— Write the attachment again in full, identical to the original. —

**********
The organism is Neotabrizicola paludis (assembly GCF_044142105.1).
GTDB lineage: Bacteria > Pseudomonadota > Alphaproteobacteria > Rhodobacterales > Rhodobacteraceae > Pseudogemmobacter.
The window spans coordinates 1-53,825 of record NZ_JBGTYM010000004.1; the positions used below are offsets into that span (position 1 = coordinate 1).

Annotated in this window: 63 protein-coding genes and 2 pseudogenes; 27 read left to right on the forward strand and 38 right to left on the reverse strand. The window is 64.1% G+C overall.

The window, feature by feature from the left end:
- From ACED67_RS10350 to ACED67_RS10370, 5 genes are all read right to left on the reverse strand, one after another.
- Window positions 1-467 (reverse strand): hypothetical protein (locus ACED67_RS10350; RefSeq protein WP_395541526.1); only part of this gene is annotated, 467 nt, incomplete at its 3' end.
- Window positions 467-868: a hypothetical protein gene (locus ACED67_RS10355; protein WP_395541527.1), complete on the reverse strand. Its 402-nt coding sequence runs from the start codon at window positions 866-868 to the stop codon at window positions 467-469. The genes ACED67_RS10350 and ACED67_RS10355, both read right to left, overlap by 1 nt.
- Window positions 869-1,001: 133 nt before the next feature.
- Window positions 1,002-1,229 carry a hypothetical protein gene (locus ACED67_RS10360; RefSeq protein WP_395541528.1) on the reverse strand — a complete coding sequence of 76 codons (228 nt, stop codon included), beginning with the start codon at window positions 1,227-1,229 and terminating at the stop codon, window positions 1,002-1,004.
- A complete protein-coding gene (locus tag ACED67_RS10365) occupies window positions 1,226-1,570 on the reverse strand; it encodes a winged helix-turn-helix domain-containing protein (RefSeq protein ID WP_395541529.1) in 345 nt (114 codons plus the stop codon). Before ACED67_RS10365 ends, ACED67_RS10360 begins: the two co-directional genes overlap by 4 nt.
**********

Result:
The organism is Neotabrizicola paludis (assembly GCF_044142105.1).
GTDB lineage: Bacteria > Pseudomonadota > Alphaproteobacteria > Rhodobacterales > Rhodobacteraceae > Pseudogemmobacter.
The window spans coordinates 1-53,825 of record NZ_JBGTYM010000004.1; the positions used below are offsets into that span (position 1 = coordinate 1).

Annotated in this window: 63 protein-coding genes and 2 pseudogenes; 27 read left to right on the forward strand and 38 right to left on the reverse strand. The window is 64.1% G+C overall.

The window, feature by feature from the left end:
- From ACED67_RS10350 to ACED67_RS10370, 5 genes are all read right to left on the reverse strand, one after another.
- Window positions 1-467 (reverse strand): hypothetical protein (locus ACED67_RS10350; RefSeq protein WP_395541526.1); only part of this gene is annotated, 467 nt, incomplete at its 3' end.
- Window positions 467-868: a hypothetical protein gene (locus ACED67_RS10355; protein WP_395541527.1), complete on the reverse strand. Its 402-nt coding sequence runs from the start codon at window positions 866-868 to the stop codon at window positions 467-469. The genes ACED67_RS10350 and ACED67_RS10355, both read right to left, overlap by 1 nt.
- Window positions 869-1,001: 133 nt before the next feature.
- Window positions 1,002-1,229 carry a hypothetical protein gene (locus ACED67_RS10360; RefSeq protein WP_395541528.1) on the reverse strand — a complete coding sequence of 76 codons (228 nt, stop codon included), beginning with the start codon at window positions 1,227-1,229 and terminating at the stop codon, window positions 1,002-1,004.
- A complete protein-coding gene (locus tag ACED67_RS10365) occupies window positions 1,226-1,570 on the reverse strand; it encodes a winged helix-turn-helix domain-containing protein (RefSeq protein ID WP_395541529.1) in 345 nt (114 codons plus the stop codon). Before ACED67_RS10365 ends, ACED67_RS10360 begins: the two co-directional genes overlap by 4 nt.